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116 Sophie Tanatsei Gambura Those damned crayons spread out on The table on the opposite side of the Hemisphere, they engendered My misfortune. They gleamed at me, magnificent in their resplendent, multi-coloured skins. Side by side – - staring. My seven-year-old-self threw me Away the second she decided to walk across The classroom to fair Sophie, Fair Sophie with the ivory skin and slight nose, Fair Sophie whose hair was the mane of a fairytale horse, Fair Sophie who seemed to share Secrets with the grade two Teacher whenever she read To her in the mornings. My seven-year-old-self asked for those crayons, Was refused them, and silently thanked their Owner for her precious time. My seven-year-old-self wakes Up every morning, falls onto her knees and Rasps violent prayers to a god she has Been told answers the prayers of little children. She asks him that when she opens the plug, Empties her bath, steps out of the tub and dries Herself with a clean, white towel, the colour of 117 Her skin washes away with the gulping, gurgling, Dirty water. My seven-year-old-self speaks with Perfume in her mouth and pretends it doesn’t Burn. My seven-year-old-self swallowed Another tongue whole. Now, that tongue shames her. My stomach wrenches itself and heaves. I bite my tongue and taste my own blood. My breath wreaks of my own blood. I pine to Pull that Tongue out Of my Mouth and Replace it with my own, the one My mother died a million deaths to give me: Her legs spread wide open, head thrown back, eyes shut in agony, voice straining to curse Her womanhood. My mother fought to give me lifeand a tongue I have now lost. ...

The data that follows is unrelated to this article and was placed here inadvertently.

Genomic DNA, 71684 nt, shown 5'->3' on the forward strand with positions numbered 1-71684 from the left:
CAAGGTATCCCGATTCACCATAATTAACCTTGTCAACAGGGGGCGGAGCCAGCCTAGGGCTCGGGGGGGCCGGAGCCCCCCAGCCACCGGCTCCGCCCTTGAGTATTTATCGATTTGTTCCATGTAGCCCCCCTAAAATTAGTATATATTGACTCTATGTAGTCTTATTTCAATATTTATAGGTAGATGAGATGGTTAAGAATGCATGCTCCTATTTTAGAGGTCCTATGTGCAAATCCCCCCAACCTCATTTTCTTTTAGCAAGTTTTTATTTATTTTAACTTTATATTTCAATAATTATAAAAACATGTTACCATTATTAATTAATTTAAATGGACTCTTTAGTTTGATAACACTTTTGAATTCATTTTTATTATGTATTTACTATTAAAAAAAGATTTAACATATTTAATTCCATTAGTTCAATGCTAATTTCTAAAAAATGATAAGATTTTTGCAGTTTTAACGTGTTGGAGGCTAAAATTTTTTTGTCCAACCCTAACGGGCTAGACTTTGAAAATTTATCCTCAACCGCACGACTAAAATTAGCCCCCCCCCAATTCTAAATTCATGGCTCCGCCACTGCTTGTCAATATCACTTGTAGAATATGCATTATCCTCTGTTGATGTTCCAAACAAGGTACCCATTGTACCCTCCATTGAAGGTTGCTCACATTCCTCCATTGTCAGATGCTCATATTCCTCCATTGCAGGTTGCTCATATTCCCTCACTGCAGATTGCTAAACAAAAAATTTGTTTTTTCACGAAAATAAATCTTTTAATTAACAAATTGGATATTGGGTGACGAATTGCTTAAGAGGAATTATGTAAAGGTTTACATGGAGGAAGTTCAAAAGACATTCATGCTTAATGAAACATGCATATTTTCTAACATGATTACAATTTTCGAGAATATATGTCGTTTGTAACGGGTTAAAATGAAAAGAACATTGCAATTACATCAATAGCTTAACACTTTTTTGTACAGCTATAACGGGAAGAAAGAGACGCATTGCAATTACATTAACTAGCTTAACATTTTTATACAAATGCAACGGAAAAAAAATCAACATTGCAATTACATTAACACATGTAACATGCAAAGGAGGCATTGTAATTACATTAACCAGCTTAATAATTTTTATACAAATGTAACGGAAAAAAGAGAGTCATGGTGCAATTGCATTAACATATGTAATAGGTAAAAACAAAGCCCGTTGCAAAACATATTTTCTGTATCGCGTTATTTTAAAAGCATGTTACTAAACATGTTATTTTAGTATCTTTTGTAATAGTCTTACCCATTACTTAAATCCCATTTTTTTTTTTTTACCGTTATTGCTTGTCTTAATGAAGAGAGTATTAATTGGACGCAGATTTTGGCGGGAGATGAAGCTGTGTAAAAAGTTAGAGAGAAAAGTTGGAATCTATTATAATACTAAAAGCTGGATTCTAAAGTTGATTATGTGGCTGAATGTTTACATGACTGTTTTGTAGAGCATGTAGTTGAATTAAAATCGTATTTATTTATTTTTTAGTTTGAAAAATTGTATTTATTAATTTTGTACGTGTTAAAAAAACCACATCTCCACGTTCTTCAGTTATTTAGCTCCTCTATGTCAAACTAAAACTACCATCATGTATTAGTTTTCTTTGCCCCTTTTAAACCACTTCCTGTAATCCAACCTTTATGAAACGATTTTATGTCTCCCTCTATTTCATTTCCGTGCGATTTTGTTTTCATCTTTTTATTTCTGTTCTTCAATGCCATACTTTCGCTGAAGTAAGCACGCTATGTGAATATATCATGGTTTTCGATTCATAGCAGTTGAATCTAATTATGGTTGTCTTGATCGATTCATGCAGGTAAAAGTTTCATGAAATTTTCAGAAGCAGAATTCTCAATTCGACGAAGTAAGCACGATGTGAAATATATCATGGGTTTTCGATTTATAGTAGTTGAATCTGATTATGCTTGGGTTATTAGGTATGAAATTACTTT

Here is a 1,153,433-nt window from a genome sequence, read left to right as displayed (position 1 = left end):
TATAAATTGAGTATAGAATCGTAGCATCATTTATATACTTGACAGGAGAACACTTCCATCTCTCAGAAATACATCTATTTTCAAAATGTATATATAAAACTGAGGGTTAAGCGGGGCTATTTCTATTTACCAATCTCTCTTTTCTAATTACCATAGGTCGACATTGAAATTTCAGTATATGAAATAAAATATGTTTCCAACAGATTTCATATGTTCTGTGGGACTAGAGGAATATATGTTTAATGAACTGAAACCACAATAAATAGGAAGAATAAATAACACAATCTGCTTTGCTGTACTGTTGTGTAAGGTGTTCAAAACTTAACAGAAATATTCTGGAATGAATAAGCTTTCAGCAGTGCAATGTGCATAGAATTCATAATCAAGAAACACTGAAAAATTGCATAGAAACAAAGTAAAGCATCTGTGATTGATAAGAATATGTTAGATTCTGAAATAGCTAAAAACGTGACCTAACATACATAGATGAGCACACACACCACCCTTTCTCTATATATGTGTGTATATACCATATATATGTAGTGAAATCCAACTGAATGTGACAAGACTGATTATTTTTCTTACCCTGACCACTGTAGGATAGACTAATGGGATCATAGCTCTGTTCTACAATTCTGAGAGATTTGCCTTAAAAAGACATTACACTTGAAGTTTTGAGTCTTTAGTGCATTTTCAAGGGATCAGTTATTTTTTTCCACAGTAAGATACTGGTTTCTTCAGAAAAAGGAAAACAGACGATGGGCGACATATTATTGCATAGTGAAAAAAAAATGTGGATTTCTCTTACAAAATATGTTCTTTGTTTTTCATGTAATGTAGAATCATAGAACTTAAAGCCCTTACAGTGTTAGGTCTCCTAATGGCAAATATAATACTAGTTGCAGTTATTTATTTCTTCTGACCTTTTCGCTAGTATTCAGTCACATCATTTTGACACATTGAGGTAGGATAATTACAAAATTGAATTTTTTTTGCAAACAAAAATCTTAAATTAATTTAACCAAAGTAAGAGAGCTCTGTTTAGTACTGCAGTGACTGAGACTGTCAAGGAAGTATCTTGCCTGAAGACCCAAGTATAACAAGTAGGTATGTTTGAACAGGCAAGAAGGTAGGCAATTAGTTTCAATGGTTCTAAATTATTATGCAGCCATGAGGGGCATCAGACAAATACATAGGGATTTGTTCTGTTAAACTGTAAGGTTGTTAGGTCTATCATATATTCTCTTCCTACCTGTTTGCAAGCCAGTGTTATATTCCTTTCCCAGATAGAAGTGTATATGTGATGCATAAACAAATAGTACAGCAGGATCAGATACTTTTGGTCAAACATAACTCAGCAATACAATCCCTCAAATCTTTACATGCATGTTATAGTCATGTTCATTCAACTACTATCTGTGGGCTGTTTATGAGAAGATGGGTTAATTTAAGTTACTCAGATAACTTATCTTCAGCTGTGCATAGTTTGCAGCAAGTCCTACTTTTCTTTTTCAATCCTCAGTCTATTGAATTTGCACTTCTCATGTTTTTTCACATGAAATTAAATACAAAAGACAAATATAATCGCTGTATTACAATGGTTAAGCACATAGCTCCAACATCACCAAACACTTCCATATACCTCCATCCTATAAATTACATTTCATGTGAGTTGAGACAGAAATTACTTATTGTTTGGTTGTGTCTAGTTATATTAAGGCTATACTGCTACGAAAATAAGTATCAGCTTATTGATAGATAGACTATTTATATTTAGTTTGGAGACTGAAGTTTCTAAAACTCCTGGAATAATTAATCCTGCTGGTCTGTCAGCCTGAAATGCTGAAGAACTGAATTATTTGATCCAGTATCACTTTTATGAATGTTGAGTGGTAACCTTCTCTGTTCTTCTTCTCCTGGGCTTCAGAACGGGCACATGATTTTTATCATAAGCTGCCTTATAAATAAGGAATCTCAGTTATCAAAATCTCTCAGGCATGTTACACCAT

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MARC Record
Launched on MUSE
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